PhotographerDr. P. Clay Sherrod
Location of photoPetit Jean Mountain, Arkansas
Date/Time of photo~8:10 p.m. CDT May 20
Equipment200mm Canon Telephoto Lens on Canon DSLR, no filter.
DescriptionThere could not have been a more spectacular and memory-provoking end to a
warm Sunday in Arkansas: the spectacular sunset through high clouds in a
fiery red sky over Mount Nebo as seen from the western bluffs of Petit Jean
Mountain would have been enough to inspire even the dull at mind. But
combine that with the Earth's moon moving ever-so-slowly eastward and
beginning to cover up the setting sun, as though a giant celestial dragon
was chomping at our sun, and nothing short of "wow" would do for the dozen
or so spectators who had gathered atop the Palisades overlook to watch the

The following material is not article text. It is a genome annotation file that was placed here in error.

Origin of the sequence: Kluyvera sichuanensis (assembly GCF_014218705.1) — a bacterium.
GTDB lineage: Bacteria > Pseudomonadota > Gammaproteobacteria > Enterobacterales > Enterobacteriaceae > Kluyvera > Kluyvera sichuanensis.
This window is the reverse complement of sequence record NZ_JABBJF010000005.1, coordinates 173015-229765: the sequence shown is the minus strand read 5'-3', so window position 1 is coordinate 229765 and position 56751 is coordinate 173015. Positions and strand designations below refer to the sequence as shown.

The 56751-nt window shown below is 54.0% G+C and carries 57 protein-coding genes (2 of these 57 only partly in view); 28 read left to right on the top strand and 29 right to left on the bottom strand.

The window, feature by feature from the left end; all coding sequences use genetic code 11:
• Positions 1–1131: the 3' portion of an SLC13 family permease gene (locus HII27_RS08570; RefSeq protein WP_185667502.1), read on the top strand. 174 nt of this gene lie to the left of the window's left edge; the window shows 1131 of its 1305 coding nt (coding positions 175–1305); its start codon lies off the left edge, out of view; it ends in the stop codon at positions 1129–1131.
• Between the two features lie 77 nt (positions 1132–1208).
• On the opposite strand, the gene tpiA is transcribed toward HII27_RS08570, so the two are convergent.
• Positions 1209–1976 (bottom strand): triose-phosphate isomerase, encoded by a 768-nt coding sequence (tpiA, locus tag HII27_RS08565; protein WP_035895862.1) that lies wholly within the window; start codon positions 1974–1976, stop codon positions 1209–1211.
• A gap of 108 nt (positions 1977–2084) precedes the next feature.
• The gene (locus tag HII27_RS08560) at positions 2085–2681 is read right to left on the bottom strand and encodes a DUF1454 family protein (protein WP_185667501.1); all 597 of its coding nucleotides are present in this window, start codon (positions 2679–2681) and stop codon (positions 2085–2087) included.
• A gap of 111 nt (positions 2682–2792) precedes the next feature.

partial solar eclipse setting in the western sky.
At about 7:30 p.m. Petit Jean Time, the moon took its first "bite" out of
the western edge of the sun as it was still high over Mount Nebo; within an
hour, the sun was already setting and the moon had moved as far between the
sun and our spectators as it was going to before setting quietly about 8:15
p.m. It was a partial solar eclipse for Arkansas, but for observers farther
west, the eclipse was TOTAL, or annular, meaning that the moon had time to
completely cover up the sun before it set and present it as a glowing ring
of light over distant horizons.
But nothing could have been as spectacular as the sight from Arkansas, and
particular Petit Jean Mountain, with Mount Nebo, some 45 miles west,
presenting a commanding silhouette in front of the far more distant sun.